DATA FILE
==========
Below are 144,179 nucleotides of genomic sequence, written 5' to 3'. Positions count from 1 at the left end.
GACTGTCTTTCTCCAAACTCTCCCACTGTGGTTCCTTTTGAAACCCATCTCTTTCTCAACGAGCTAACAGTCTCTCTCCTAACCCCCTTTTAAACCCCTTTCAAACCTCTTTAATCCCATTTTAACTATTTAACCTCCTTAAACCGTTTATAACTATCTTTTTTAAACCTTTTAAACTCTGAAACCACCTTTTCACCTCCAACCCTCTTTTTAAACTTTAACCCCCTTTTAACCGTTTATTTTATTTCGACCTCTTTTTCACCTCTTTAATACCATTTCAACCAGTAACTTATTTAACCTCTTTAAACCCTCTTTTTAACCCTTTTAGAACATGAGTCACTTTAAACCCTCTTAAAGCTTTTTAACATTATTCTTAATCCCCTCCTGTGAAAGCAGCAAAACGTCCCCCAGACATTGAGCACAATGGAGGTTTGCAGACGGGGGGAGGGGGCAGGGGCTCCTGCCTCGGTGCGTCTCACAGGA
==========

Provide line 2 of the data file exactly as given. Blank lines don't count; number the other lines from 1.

GACTGTCTTTCTCCAAACTCTCCCACTGTGGTTCCTTTTGAAACCCATCTCTTTCTCAACGAGCTAACAGTCTCTCTCCTAACCCCCTTTTAAACCCCTTTCAAACCTCTTTAATCCCATTTTAACTATTTAACCTCCTTAAACCGTTTATAACTATCTTTTTTAAACCTTTTAAACTCTGAAACCACCTTTTCACCTCCAACCCTCTTTTTAAACTTTAACCCCCTTTTAACCGTTTATTTTATTTCGACCTCTTTTTCACCTCTTTAATACCATTTCAACCAGTAACTTATTTAACCTCTTTAAACCCTCTTTTTAACCCTTTTAGAACATGAGTCACTTTAAACCCTCTTAAAGCTTTTTAACATTATTCTTAATCCCCTCCTGTGAAAGCAGCAAAACGTCCCCCAGACATTGAGCACAATGGAGGTTTGCAGACGGGGGGAGGGGGCAGGGGCTCCTGCCTCGGTGCGTCTCACAGGA